Sunday, 15 May 2011

On bringing sunlight to the darkness

I need to write more.

Every passing week I see a growing pile of months that represent the chunk of my life I've lived in Pakistan I wince at the stream of writings that could have been; horrified by my lack of recounting of stories of the peoples and places, ideas and opportunities, chance meetings, inspiring moments of passion in dance or music, children, community.

They say something about the longest journey, first steps, no time like the present and all that.  So yes, now is the time, and I'll try to write in the moments between multiple events and busyness..

Where to begin?  at this stage i usually get distracted by searching out pictures of recent ventures into the real Pakistan (Islamabad is lovely, but worlds apart from the bustling, noisy, dramatic and heady rest of the land). Not that there is one land, it's like several countries, meshed into one, officially for only 60 years, but really for thousands of years before that in an incredible history that makes our simple dwellings in Scotland a thousand years ago seem like the stone ages compared to what's been transpiring around here.

But today we're here, in the present. I'm still part of a team of advisors and managers of British taxpayers aid money to help flood-affected people rebuild their lives. My first time with DFID the department for international development (and rather an honour at that to be honest). A donor, one of the biggest donors out here, and it's been a pleasure to see how seriously the whole "institution" takes the quality and targetting of our limited aid budget.  How efficiently they handle the information flow to Parliament and the beaurocracy which has allowed us to focus completely on the best, most cost effective and lasting types of emergency aid and, later on, investment into 'early recovery' projects.  Having spent years on the other side of the table, as an operational organisation, asking donors like DFID for money, how we portion it out. How there's no influence or interference from commercial interests - like British companies being favoured for contracts from UK aid cash.  Apparently Clare Short dealt with that sillyness years ago, and it's stuck ever since. British NGOs aren't favoured over any others either.  Furthermore, I don't feel that we're under any pressure to make funding decisions based on UK foreign policy; it really is based on degree of humanitarian need, levels of coverage by other organisations and donors (filling the gaps), finding the most cost-effective solutions, those that also empower recipient communities, maybe even improve the dire nutritional situation, promote women's rights and represenatation, possibly reduce their vulnerability to abuse and attack, things that build community resilience to future disasters, and so on.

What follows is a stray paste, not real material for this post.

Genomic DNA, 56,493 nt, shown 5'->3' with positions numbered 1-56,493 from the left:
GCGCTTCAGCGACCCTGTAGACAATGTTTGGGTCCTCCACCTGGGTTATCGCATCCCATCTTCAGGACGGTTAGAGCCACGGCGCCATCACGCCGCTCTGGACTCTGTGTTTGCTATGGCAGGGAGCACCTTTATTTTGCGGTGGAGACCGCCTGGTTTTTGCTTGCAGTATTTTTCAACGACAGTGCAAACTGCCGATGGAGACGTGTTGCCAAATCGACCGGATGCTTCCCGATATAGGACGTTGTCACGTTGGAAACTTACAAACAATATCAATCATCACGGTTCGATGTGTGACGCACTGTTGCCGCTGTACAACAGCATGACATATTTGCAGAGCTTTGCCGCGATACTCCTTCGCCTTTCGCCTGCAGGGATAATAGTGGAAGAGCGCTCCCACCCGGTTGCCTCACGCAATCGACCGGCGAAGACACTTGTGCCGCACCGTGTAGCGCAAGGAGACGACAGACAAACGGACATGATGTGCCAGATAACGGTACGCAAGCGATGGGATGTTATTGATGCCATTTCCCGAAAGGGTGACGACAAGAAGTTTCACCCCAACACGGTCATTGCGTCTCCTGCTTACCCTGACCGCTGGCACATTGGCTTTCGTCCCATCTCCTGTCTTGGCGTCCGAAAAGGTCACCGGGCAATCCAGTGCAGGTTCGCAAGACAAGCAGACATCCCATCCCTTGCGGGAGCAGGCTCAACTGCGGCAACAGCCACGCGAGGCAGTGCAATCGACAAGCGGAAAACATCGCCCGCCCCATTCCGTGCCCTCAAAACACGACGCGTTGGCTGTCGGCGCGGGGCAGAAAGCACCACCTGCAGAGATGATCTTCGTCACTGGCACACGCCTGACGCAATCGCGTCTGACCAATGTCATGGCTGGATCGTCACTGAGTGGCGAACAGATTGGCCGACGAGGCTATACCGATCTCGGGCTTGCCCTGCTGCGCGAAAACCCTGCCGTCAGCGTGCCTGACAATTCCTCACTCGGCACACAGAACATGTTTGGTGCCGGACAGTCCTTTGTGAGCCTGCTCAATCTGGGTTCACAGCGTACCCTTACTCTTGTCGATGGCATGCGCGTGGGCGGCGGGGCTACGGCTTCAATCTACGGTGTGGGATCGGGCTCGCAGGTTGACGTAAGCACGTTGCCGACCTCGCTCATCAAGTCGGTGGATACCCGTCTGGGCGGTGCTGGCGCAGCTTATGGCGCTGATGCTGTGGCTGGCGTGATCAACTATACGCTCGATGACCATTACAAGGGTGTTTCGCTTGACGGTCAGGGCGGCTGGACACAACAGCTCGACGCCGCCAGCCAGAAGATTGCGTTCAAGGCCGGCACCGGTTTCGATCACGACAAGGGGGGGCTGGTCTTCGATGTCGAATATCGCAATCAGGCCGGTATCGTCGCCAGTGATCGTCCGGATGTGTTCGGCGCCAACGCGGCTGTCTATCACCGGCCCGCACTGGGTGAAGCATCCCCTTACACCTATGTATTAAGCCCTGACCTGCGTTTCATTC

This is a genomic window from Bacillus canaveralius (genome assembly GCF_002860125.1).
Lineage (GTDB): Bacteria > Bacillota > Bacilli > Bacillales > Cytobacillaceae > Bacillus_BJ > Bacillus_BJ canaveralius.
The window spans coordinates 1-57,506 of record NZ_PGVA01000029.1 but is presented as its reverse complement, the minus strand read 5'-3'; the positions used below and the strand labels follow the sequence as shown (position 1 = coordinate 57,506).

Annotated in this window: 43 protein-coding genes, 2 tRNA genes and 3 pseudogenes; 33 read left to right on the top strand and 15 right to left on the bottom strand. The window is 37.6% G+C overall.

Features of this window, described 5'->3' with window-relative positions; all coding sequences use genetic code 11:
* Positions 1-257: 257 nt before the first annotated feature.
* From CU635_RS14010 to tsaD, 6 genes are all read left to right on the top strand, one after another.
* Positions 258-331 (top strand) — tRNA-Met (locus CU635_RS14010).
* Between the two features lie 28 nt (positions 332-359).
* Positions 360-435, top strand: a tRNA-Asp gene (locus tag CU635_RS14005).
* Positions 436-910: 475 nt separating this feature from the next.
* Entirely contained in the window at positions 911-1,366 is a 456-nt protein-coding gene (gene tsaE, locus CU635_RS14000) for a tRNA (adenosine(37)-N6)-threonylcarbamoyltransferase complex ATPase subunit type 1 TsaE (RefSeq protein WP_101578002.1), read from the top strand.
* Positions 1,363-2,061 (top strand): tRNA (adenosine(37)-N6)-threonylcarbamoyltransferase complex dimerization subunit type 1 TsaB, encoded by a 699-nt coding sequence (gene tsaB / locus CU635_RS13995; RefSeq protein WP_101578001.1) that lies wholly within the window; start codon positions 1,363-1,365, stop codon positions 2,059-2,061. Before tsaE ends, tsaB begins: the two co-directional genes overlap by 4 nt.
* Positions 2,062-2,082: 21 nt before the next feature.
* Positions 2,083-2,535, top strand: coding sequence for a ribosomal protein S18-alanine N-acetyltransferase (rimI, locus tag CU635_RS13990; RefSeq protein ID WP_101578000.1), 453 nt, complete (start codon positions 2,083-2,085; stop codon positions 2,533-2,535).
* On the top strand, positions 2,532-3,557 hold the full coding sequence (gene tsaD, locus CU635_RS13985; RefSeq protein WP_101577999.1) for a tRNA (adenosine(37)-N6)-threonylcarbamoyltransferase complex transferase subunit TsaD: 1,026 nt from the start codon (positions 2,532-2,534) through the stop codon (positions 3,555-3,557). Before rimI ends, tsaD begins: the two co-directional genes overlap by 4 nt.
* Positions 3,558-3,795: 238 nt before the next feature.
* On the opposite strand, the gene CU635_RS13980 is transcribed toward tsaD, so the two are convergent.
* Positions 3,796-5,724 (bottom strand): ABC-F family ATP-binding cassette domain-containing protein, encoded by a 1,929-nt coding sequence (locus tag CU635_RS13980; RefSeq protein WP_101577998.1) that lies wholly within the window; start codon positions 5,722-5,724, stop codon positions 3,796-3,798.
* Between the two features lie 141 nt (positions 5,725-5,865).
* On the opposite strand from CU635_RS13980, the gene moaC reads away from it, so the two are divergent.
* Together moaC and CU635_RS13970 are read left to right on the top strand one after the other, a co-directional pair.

There's just so many issues out there, which is partially why I've never decided on what to start writing about. One at a time right? Small steps.

Let's start with a conversation I had with Farrah a couple of days ago.. Farrah runs a local NGO (called CCHD) that's been involved in womens' rights, advocacy and now with UNHCR setting up legal advice centers around the country, in an attempt to offer some level of representation to people who don't have access - to justice, aid, legal aid, advice.  It's such a heavy task. Protection, and the entire legal safety net that we so take for granted in the "West" is shocking by its absence. Only then do I get a glimpse of what it all means.  Where do you start with a case of sexual abuse, if the legal system doesn't have the will or means to deal with it? How can you protect the victim who has told her story?  Especially in an Islamic culture - which has got to be one of the most gentle and justice-oriented religions out there, but there's so many other layers in society, tribal, family honour.

Anyway, Farrah and I talked about solar lights which she's keen to find out more about. I started looking into this last November when tens of thousands of people were still displaced by flood-waters living in spontaneous camps in any available sites, sometimes in more formal camps where the army or the humanitarians could provide decent tents, water supply maybe, some sanitation facilities, deliveries of food.  We'd visit these camps - always during the day. Our security regs are such that we don't get to see these places at night.  Having lived through war and displacement in Monrovia - Liberia - in 2003 I know fine what it's like: very dark. And scary, especially if you're a young girl, surrounded by strangers from other parts of town, or tribes.  With no money and stuff people just don't have the means for light. So you get whole transitional townships which somehow function day and night. And imagine trying to find a quiet moment for a little wash, or when you're bursting for the loo in those long hours of night, and those scary strangers have wickedness on their mind, and, hidden in the cloak of darkness they descend on those most precious and vulnerable among us, causing immeasrable harm and trauma. It's such a nightmare and it's happened in every camp setting I've ever been in from Bosnia to Aceh - and now in Pakistan.  And like most places, authorities would rather deny it's a problem, that it's happening at all, that the good people of these parts would never do such a thing.  But they do, we do. Men that is. There's monsters within us that we battle with and sometimes, stressed and when our social order is thrown upside down by disaster and displacement the monster takes over.